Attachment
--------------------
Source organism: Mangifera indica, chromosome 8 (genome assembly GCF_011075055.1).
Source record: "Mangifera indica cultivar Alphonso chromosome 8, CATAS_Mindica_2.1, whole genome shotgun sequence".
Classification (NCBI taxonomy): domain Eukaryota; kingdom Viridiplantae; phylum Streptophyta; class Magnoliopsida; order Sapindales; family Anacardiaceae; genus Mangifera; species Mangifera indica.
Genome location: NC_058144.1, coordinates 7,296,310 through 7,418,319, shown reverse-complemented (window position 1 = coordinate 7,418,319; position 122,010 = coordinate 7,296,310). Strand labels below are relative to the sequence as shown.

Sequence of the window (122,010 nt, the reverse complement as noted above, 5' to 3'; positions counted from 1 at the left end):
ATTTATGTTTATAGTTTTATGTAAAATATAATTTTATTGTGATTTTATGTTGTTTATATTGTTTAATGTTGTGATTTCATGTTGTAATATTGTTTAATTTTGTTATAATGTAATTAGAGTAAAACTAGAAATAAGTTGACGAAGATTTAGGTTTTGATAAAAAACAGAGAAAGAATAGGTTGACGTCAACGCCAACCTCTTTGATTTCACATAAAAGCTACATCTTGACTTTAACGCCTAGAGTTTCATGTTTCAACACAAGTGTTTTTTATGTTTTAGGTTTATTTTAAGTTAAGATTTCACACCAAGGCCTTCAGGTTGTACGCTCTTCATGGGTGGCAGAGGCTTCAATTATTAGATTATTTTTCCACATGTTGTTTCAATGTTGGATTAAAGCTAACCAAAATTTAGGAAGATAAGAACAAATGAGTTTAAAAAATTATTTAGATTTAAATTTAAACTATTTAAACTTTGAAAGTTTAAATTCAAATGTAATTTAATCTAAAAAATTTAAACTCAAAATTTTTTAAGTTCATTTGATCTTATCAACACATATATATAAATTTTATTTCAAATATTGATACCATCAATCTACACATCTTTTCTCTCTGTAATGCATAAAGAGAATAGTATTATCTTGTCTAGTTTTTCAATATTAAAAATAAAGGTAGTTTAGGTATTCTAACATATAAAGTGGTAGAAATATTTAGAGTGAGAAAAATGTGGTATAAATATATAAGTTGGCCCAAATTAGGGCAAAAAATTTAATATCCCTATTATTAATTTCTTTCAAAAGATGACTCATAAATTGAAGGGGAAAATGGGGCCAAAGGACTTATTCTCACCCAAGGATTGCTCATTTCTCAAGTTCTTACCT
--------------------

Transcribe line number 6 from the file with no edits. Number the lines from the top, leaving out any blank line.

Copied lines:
ATTTATGTTTATAGTTTTATGTAAAATATAATTTTATTGTGATTTTATGTTGTTTATATTGTTTAATGTTGTGATTTCATGTTGTAATATTGTTTAATTTTGTTATAATGTAATTAGAGTAAAACTAGAAATAAGTTGACGAAGATTTAGGTTTTGATAAAAAACAGAGAAAGAATAGGTTGACGTCAACGCCAACCTCTTTGATTTCACATAAAAGCTACATCTTGACTTTAACGCCTAGAGTTTCATGTTTCAACACAAGTGTTTTTTATGTTTTAGGTTTATTTTAAGTTAAGATTTCACACCAAGGCCTTCAGGTTGTACGCTCTTCATGGGTGGCAGAGGCTTCAATTATTAGATTATTTTTCCACATGTTGTTTCAATGTTGGATTAAAGCTAACCAAAATTTAGGAAGATAAGAACAAATGAGTTTAAAAAATTATTTAGATTTAAATTTAAACTATTTAAACTTTGAAAGTTTAAATTCAAATGTAATTTAATCTAAAAAATTTAAACTCAAAATTTTTTAAGTTCATTTGATCTTATCAACACATATATATAAATTTTATTTCAAATATTGATACCATCAATCTACACATCTTTTCTCTCTGTAATGCATAAAGAGAATAGTATTATCTTGTCTAGTTTTTCAATATTAAAAATAAAGGTAGTTTAGGTATTCTAACATATAAAGTGGTAGAAATATTTAGAGTGAGAAAAATGTGGTATAAATATATAAGTTGGCCCAAATTAGGGCAAAAAATTTAATATCCCTATTATTAATTTCTTTCAAAAGATGACTCATAAATTGAAGGGGAAAATGGGGCCAAAGGACTTATTCTCACCCAAGGATTGCTCATTTCTCAAGTTCTTACCT